Recently asked questions
The most appropriate way at the moment is to calculate a maximum score based on costs and income forgone and then give proportions of it to lower scores. This report from the UK discusses a number of options and comes to conclusion that applying income foregone and costs incurred in flexible manner is workable (see page 70 and 71).
Most of current RBPS are focused on biodiversity. But there are some programmes and pilot schemes which focuse on CO² reduction. For example in the Montado (Portugal) they use indicators (type of vegetation cover) for measuring "soil health". Within the CONSOLE project there are two case studies which deal with carbon sequestration, available here (CONSOLE FACTSHEETS_D2.1). DG Clima intitiated a study on carbon farming which aims to delliver guidance for setting up and implementing results-based carbon farming schemes in Europe.
The Burren Programme in Ireland showed that transaction costs are quite cheap, they are 8 % of the overall costs and compared to traditional action based payment systems they are three times less expensive. Once RBP systems are set up they are quite efficient because the monitoring is inbuilt.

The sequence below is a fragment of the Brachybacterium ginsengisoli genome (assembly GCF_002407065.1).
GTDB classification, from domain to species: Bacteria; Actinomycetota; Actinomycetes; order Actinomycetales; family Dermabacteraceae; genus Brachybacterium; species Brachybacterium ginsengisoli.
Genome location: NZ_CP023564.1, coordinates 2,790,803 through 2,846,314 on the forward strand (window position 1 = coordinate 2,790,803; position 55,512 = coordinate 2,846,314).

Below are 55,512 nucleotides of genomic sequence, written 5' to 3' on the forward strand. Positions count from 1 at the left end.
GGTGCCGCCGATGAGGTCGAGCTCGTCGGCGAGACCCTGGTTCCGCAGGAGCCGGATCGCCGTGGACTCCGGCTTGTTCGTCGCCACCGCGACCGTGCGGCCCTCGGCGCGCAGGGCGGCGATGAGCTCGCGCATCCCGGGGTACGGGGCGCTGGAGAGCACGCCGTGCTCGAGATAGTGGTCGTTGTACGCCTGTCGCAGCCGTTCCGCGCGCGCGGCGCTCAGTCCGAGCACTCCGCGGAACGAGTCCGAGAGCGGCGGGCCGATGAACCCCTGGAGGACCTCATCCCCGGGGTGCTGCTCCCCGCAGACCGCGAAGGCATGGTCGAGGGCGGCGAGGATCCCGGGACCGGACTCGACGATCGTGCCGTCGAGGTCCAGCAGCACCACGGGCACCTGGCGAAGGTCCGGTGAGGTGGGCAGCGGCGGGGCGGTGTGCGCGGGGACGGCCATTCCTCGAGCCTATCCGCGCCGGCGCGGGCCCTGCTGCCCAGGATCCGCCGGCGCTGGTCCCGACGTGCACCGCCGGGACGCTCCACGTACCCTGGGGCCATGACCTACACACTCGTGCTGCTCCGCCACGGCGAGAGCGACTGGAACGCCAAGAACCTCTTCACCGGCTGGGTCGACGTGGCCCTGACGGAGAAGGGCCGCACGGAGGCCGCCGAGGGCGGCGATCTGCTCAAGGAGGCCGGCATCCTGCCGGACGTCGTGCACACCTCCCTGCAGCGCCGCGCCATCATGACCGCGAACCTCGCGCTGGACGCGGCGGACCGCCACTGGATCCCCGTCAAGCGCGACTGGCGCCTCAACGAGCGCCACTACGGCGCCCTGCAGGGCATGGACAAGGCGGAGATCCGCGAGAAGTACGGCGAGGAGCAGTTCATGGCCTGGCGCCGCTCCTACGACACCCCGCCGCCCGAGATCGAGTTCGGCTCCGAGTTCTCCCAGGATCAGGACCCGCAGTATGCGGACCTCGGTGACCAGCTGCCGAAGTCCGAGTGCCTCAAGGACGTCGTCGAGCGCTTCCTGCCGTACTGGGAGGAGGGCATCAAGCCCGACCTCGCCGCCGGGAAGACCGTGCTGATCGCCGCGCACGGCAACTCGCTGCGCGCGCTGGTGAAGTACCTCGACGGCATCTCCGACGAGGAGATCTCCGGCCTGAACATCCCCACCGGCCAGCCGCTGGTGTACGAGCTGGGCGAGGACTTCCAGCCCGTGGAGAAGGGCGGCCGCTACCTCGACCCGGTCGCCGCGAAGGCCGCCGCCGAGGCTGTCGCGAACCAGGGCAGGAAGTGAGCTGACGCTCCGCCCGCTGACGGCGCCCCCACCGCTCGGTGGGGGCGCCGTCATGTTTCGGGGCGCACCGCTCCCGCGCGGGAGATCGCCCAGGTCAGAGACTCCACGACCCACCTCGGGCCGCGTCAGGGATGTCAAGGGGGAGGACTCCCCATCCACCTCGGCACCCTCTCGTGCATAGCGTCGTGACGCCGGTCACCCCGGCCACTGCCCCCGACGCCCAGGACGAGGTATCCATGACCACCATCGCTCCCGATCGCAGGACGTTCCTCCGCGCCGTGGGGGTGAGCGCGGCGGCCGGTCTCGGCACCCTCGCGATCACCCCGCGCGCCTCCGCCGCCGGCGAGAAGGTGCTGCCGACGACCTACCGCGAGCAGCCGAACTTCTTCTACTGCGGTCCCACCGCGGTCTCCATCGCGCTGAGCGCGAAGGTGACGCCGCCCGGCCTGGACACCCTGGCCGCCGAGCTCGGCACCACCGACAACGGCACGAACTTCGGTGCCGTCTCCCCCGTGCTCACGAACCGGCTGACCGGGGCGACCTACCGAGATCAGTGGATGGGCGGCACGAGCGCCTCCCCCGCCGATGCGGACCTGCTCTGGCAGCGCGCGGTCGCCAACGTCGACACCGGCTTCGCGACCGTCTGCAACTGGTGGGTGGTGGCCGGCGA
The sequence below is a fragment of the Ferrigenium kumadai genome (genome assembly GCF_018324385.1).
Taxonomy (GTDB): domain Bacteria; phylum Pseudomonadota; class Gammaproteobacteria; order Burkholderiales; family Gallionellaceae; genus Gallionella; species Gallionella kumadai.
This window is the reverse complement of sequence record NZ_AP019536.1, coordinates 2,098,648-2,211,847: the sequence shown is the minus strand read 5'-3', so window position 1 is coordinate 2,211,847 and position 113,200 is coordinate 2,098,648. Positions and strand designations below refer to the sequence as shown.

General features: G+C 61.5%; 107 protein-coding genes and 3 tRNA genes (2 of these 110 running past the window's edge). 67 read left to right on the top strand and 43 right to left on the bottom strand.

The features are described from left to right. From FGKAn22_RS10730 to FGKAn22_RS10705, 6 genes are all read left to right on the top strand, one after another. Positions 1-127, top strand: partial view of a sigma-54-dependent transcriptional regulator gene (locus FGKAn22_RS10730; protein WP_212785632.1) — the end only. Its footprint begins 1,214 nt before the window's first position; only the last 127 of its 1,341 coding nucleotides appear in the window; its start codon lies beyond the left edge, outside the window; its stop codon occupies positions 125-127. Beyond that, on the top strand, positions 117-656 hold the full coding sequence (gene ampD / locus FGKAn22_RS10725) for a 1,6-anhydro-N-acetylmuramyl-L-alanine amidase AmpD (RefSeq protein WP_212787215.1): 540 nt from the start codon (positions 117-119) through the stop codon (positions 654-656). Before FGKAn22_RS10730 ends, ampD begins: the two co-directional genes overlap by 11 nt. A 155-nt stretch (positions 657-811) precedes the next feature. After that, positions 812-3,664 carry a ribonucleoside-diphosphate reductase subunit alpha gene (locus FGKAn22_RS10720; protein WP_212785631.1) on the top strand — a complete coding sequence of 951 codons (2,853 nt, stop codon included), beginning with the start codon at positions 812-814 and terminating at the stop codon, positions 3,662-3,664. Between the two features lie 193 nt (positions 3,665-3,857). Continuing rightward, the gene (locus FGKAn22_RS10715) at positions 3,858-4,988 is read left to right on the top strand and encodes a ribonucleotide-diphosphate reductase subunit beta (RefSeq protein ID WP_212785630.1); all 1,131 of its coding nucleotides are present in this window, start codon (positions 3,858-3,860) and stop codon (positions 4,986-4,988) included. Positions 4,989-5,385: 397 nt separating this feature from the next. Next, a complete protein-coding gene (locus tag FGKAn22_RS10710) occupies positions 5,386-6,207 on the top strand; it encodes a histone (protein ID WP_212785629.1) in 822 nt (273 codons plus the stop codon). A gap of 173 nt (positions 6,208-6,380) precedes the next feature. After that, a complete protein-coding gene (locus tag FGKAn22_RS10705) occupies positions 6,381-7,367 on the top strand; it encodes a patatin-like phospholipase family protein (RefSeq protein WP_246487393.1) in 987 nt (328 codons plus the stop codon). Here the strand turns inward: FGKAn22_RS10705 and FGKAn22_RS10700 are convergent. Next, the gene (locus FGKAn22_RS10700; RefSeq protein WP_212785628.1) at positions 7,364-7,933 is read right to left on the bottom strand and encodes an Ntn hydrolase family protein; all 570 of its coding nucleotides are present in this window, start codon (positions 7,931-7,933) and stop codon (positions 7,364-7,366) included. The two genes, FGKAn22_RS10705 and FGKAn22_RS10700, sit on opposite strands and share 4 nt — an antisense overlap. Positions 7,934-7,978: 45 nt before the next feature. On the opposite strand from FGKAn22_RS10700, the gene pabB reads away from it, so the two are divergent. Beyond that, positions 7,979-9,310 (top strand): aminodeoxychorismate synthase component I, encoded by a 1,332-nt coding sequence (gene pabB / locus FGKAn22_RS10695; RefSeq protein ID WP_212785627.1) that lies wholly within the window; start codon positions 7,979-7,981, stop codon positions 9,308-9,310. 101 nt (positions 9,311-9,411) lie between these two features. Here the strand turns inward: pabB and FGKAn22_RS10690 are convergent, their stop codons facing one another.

Develop a system of verifying results and controlling results-based payments that meets EU requirements, and train paying agency staff in its use. If you are interested we help to establish contact to the Austrian paying agency (Agrarmarkt Austra) which has experience in controlling results based schemes (Results-based nature conservation plan).
See example of existing projects and read guidance documents below. Indicators must be well correlated with the biodiversity objective, are relatively stable and respond to management but are not unduly influenced by factors beyond the farmer’s control and are easy to measure
Use the ‘freedom to farm’ that results-based schemes allow to build farmers’ acceptance, understanding of and interest in environmental land management. Watch advisory film below about how to involve farmers.